Biological Nitrogen Fixation:
Conversion of molecular nitrogen (N2) of the atmosphere into inorganic nitrogenous compounds such as nitrates or ammonia is called as nitrogen fixation. When this nitrogen fixation occurs through the agency of some living organisms, the process is called as biological nitrogen fixation in which atmospheric nitrogen is converted into ammonia.
An estimated 190 × 1012 gm per year of N2 is fixed by natural processes (both non-biological and biological). Of this, biological nitrogen fixation accounts for about 90%. Non-biological nitrogen fixation (by lightening (8%) and UV radiations (2%), contributes about 10% of the total N2 fixed by natural processes.
The Haber-Bosch industrial chemical process for ammonia production, which uses elevated temperatures (about 200°C) and high pressures (about 200 atmospheres) accounts for an estimated 80 × 1012 gm per year of N2 converted to ammonia on global basis and seldom meets agricultural demand. Significance of biological nitrogen fixation is quite obvious because it is carried out at ambient temperatures and one atmosphere by a variety of living bacteria, cyanobacteria (blue-green algae) and symbiotic bacteria.
Nitrogen Fixing Organisms:
Not all the organisms have capacity to fix molecular nitrogen (N2) of the atmosphere. Only certain prokaryotic micro organisms such as some free living bacteria, cyanobacteria (blue- green algae) and some of the prokaryotic micro-organisms in symbiotic association with other plants (mostly legumes) can fix atmospheric nitrogen.
They can be grouped as follows:
A. Free Living:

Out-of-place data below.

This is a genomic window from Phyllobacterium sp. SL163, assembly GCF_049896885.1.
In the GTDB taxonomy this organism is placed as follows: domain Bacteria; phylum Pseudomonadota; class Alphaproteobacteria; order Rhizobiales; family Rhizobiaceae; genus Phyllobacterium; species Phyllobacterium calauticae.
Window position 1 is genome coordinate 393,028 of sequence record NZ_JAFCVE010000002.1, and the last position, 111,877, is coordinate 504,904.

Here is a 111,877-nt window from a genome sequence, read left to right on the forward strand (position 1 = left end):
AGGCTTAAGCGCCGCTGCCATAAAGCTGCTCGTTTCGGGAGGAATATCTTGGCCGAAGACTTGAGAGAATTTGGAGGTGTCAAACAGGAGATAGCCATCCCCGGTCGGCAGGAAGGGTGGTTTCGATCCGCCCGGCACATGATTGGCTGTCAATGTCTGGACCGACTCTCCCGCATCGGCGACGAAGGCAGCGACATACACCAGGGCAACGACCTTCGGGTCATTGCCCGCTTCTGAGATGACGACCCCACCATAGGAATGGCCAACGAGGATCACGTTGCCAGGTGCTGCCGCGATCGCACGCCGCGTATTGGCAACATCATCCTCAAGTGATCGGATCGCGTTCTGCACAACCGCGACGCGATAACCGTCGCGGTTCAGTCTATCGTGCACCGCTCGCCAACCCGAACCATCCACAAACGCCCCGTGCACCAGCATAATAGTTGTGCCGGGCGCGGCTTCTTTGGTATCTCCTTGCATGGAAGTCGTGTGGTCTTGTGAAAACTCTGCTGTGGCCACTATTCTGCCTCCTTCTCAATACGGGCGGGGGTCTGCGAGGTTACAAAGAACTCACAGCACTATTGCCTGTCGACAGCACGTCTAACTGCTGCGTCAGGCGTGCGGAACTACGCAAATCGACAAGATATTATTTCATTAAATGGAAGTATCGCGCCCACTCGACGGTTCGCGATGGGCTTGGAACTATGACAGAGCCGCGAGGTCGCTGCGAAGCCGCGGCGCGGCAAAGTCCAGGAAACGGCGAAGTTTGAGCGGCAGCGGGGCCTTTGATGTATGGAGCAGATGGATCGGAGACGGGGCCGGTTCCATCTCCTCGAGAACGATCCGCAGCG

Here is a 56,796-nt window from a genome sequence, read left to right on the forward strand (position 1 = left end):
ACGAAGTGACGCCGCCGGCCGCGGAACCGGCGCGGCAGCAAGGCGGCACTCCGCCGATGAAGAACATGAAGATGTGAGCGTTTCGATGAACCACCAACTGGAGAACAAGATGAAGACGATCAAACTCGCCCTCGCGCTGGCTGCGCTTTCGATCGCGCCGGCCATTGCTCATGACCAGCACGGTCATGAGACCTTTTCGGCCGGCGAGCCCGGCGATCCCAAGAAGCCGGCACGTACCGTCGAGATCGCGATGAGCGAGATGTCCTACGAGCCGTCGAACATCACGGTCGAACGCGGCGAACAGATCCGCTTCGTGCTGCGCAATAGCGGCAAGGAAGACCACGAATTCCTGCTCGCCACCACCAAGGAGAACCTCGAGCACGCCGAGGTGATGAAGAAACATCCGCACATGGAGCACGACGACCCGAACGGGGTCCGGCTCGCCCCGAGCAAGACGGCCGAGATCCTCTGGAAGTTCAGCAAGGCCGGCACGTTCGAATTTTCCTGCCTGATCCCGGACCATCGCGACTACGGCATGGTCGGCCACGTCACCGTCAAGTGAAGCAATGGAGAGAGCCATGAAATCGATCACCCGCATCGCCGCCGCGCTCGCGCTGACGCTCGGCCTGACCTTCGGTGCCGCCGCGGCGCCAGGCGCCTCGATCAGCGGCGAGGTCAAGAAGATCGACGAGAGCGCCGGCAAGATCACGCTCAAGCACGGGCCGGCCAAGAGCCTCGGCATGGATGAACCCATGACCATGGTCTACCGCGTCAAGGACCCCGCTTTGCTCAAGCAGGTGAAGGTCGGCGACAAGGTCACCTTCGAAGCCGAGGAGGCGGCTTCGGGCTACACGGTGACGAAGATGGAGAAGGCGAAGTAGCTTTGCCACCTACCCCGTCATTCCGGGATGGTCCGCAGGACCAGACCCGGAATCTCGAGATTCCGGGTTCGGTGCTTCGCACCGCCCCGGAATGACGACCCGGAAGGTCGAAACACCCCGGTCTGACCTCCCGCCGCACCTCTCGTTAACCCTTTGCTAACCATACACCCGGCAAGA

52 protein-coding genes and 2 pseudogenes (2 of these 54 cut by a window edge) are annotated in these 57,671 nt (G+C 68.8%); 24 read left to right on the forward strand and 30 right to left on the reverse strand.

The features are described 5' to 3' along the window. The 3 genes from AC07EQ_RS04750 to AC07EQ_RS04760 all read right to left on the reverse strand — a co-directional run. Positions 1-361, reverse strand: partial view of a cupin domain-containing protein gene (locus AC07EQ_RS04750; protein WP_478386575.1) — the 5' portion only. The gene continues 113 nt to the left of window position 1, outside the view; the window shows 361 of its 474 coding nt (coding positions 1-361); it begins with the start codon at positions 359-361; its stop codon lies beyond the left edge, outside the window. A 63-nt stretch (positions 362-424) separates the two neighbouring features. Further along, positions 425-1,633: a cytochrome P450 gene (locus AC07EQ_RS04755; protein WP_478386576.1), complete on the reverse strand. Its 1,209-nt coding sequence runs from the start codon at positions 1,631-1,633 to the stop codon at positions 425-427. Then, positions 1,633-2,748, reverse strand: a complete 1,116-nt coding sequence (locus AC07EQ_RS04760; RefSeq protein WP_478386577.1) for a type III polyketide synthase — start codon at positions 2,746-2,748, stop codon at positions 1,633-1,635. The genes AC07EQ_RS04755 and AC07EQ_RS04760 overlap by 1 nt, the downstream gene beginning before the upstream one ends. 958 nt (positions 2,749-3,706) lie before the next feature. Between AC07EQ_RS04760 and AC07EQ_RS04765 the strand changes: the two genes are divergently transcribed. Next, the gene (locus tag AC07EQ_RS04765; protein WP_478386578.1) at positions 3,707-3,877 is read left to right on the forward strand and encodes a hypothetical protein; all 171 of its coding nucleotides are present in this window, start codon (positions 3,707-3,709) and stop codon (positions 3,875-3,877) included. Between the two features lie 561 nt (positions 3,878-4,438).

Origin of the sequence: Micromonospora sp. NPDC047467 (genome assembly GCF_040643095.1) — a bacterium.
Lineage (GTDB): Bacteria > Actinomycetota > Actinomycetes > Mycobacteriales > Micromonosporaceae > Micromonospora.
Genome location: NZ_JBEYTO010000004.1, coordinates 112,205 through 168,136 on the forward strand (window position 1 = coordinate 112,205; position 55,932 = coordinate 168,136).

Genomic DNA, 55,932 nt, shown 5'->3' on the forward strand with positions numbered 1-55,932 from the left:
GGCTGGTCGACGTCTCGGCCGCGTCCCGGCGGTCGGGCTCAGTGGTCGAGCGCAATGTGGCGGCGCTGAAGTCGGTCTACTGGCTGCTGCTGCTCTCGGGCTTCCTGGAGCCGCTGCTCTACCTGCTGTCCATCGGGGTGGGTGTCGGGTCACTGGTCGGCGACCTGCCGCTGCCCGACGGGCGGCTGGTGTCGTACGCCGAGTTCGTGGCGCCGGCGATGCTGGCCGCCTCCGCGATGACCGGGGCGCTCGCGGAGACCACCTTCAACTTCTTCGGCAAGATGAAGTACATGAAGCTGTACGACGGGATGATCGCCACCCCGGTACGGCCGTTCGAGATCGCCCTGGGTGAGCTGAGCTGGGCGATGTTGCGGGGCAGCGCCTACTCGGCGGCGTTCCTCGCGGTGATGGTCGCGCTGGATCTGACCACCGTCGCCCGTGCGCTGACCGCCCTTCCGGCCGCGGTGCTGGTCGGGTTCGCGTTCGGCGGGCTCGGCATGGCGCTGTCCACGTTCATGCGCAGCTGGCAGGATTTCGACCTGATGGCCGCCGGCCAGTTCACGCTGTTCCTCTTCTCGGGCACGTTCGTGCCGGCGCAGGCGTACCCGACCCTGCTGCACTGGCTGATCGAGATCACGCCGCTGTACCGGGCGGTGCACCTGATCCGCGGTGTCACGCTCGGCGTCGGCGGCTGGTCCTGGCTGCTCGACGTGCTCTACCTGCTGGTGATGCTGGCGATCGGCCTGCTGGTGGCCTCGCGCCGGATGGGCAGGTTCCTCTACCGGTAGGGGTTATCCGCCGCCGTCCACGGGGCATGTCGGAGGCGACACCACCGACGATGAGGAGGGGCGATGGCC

(a) Aerobic e.g., some cyanobacteria (blue-green algae). All those blue-green algae which can fix atmospheric nitrogen usually contain heterocyst’s such as Nostoc, Anabaena, Tolypothrix, Aulosira, Calothrix etc. But all the heterocyst’s bearing blue-green algae may not be atm. nitrogen fixers. A few non-heterocystous blue-green algae such as Gloeotheca are also known to fix atm. N2.
(b) Anaerobic e.g., certain bacteria such as Chromatium and Rhodospirillum.
(a) Aerobic e.g., certain bacteria such as Azotobacter, Azospirillum, Derxia and Beijerinckia.
(b) Facultative e.g., certain bacteria such as Bacillus and Klebsiella.
(c) Anaerobic e.g., certain bacteria such as Clostridium and Methanococcus.
(a) Root Nodules of Leguminous Plants:
Various types of bacteria called rhizobia associated with root nodules of legumes can fix atm. N2. None of these two partners i.e., bacterium or legume alone can fix atm. N2. Rhizobia are aerobic bacteria that belong to different genera such as Rhizobium, Azorhizobium, Bradyrhizobium, Photorhizobium and Sinorhizobium.
A number of different species and varieties of these rhizobia infect specific leguminous host plants. Among these, Rhizobium leguminosarum is most common and well known. Different species of this bacterium specifically infect a number of leguminous crop plants such as clovers (Trifolium), pea (Pisum sativum) and bean (Phaseolus). Rhizobia remain free-living in the soil before infecting their respective host plant.
(b) Root Nodules of Parasponia (= Trema, family Ulmaceae):
Rhizobial symbiont of this host plant is Bradyrhizobium spp.
(c) Actinorhizal plants:
Many species of as many as 23 genera of non-leguminous-angiosperms which are all dicot and woody (trees or shrubs) and belonging to 8 different families, bear root nodules that can fix atmospheric nitrogen e.g., Myrica (bog myrtle), Casuarina, Alnus (Alder tree), Ceanothus (snow-brush), Eleagnus (autumn olive), Dastica etc. In all these plants, the bacterial symbiont is a filamentous soil-bacterium belonging to the genus Frankia of Actinomycetes.
(d) Other Symbiotic Associations:
A herbaceous plant, Gunnera (family Haloragaceae) and water fern Azolla form symbiotic association with blue-green algae Nostoc and Anabaena respectively which can fix atm. N2. Association of some blue-green algae with fungi in some lichens is also known to fix atmospheric nitrogen.